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What can Robert Gates achieve in extra year at Pentagon?

Defense Secretary Robert Gates announced recently that he will stay on at least another year. That will help him shepherd some of his Pentagon reforms – and perhaps start new ones.

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Under Gates, the size of the Army and Marine Corps has expanded by about 90,000 to its current size of 1.4 million. To attract and retain troops, the Pentagon has also increased pay and other benefits, raising basic pay 37 percent since 2001. Counting other benefits, the average junior enlisted service member makes the equivalent of about $43,000 annually now, according to the Pentagon.

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The fiscal 2011 budget is expected to be released early next month. Gates may use it for another round of cuts to programs. The Marine Corps’ Expeditionary Fighting Vehicle, for example, represents only a small portion of the defense budget but has grown expensive at the same time that it is being increasingly seen as ineffective in today’s wars.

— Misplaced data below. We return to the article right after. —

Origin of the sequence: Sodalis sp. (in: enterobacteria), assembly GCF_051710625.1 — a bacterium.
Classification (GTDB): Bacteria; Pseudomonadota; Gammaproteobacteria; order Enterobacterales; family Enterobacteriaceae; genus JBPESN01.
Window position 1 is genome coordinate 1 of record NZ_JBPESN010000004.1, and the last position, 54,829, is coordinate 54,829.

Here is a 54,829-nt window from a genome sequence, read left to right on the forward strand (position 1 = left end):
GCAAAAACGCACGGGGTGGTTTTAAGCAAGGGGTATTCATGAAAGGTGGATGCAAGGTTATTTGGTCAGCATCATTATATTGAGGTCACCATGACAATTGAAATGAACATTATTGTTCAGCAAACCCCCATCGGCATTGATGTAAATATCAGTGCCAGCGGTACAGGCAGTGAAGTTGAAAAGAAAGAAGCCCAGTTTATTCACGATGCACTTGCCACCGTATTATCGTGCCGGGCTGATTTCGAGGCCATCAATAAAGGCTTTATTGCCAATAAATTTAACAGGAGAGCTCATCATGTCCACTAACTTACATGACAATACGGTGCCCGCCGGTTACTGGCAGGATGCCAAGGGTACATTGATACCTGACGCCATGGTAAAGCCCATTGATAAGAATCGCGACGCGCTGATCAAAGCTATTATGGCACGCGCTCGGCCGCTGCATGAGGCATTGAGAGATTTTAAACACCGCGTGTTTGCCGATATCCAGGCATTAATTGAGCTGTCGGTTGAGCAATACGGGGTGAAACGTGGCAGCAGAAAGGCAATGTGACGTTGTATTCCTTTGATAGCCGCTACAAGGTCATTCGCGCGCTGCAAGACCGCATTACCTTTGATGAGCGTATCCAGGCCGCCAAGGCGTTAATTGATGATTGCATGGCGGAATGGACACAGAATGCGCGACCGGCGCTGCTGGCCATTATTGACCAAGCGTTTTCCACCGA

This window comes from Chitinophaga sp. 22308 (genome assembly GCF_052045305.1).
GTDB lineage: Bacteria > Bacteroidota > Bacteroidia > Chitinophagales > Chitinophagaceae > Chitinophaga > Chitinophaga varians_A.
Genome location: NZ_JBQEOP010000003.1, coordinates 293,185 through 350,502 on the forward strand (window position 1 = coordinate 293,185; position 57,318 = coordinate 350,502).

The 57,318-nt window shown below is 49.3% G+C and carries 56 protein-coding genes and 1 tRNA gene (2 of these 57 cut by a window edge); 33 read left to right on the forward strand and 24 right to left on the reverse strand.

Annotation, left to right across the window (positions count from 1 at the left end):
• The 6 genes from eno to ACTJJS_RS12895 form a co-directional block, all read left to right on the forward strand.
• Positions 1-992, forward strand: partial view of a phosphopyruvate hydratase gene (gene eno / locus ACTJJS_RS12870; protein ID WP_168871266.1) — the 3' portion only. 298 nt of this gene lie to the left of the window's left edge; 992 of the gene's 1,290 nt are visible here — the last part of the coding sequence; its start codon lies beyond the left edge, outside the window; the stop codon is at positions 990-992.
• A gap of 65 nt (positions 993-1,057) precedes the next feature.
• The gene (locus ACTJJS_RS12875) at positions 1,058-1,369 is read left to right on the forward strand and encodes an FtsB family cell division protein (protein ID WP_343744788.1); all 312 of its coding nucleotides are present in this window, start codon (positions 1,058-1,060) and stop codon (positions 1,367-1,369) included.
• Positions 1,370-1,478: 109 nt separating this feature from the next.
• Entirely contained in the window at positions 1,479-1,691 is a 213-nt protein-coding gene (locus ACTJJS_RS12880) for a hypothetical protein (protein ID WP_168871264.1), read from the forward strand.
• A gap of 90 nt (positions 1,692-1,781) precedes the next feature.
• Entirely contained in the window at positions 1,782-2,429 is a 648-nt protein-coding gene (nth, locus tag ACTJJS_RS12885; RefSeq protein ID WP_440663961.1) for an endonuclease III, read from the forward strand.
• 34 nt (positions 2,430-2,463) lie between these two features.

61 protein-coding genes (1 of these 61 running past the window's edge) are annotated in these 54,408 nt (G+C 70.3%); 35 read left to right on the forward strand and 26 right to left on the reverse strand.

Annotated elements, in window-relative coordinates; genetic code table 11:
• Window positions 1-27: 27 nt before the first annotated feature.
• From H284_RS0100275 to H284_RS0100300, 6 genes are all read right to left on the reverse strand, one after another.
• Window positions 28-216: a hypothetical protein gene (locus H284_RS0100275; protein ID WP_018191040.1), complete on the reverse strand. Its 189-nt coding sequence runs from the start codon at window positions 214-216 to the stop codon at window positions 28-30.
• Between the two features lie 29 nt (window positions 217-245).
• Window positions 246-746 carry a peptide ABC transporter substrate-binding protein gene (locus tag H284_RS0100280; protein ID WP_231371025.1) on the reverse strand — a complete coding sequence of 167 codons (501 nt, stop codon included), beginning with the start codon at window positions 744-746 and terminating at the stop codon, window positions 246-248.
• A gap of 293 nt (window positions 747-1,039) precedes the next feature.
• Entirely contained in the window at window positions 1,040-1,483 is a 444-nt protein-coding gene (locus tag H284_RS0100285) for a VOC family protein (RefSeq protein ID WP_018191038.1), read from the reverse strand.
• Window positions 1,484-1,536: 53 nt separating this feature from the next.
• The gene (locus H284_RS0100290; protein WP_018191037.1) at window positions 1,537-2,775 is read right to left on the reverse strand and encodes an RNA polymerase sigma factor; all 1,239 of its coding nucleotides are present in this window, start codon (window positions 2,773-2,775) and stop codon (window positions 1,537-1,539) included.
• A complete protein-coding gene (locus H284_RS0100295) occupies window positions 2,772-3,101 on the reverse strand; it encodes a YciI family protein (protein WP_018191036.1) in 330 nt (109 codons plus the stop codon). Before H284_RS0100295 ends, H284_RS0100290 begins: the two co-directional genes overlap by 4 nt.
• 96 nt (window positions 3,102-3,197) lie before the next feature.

Challenge ahead: a shrinking budget?

During the next few years, the Pentagon expects to have less money to spend, but it’s unclear how much less, if at all, from the $534 billion budget released a year ago.

“I don’t anticipate that the money is going to go up,” said Adm. Mike Mullen, chairman of the Joint Chiefs of Staff, during a speech at the Naval War College in Rhode Island Friday. “In fact, I anticipate it’s probably going to go in the next couple of years in the other direction.”

That will put a squeeze on the Pentagon, which must begin to replenish aging, damaged, or destroyed equipment after the war in Iraq, says Stan Collender, a budgetary expert at Qorvis Communications.

“There’s going to have to be some increase in procurement to make up for the equipment that is either going to be left there or has been used up,” he told reporters in Washington Monday.

But Gates, who has spent several decades in Washington, will sooner or later want to return to his home in Washington State, where his wife, Becky, spends most of her time.

“He serves at the pleasure of the president indefinitely, and he is honored to do so, though he certainly looks forward to one day retiring to his family home in the Pacific Northwest,” said his spokesman, Geoff Morrell.

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